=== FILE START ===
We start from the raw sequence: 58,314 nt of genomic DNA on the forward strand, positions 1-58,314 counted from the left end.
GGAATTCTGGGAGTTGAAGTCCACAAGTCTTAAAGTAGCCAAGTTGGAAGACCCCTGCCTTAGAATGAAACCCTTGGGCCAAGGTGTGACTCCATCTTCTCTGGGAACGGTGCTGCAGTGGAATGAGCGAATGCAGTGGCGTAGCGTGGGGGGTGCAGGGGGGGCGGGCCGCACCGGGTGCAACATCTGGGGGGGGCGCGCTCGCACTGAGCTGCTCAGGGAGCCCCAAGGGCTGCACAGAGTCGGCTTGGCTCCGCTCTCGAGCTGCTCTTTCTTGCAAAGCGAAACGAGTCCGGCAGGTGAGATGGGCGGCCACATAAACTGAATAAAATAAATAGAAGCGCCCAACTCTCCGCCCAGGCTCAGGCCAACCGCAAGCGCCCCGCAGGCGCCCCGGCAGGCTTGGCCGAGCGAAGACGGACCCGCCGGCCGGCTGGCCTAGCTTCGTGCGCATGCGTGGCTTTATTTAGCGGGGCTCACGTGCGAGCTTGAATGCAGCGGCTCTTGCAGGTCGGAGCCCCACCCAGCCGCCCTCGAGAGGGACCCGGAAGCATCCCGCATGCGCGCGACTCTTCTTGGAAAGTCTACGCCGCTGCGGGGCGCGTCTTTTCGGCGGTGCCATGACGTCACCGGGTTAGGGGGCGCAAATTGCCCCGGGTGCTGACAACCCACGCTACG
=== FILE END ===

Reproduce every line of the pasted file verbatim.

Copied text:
We start from the raw sequence: 58,314 nt of genomic DNA on the forward strand, positions 1-58,314 counted from the left end.
GGAATTCTGGGAGTTGAAGTCCACAAGTCTTAAAGTAGCCAAGTTGGAAGACCCCTGCCTTAGAATGAAACCCTTGGGCCAAGGTGTGACTCCATCTTCTCTGGGAACGGTGCTGCAGTGGAATGAGCGAATGCAGTGGCGTAGCGTGGGGGGTGCAGGGGGGGCGGGCCGCACCGGGTGCAACATCTGGGGGGGGCGCGCTCGCACTGAGCTGCTCAGGGAGCCCCAAGGGCTGCACAGAGTCGGCTTGGCTCCGCTCTCGAGCTGCTCTTTCTTGCAAAGCGAAACGAGTCCGGCAGGTGAGATGGGCGGCCACATAAACTGAATAAAATAAATAGAAGCGCCCAACTCTCCGCCCAGGCTCAGGCCAACCGCAAGCGCCCCGCAGGCGCCCCGGCAGGCTTGGCCGAGCGAAGACGGACCCGCCGGCCGGCTGGCCTAGCTTCGTGCGCATGCGTGGCTTTATTTAGCGGGGCTCACGTGCGAGCTTGAATGCAGCGGCTCTTGCAGGTCGGAGCCCCACCCAGCCGCCCTCGAGAGGGACCCGGAAGCATCCCGCATGCGCGCGACTCTTCTTGGAAAGTCTACGCCGCTGCGGGGCGCGTCTTTTCGGCGGTGCCATGACGTCACCGGGTTAGGGGGCGCAAATTGCCCCGGGTGCTGACAACCCACGCTACG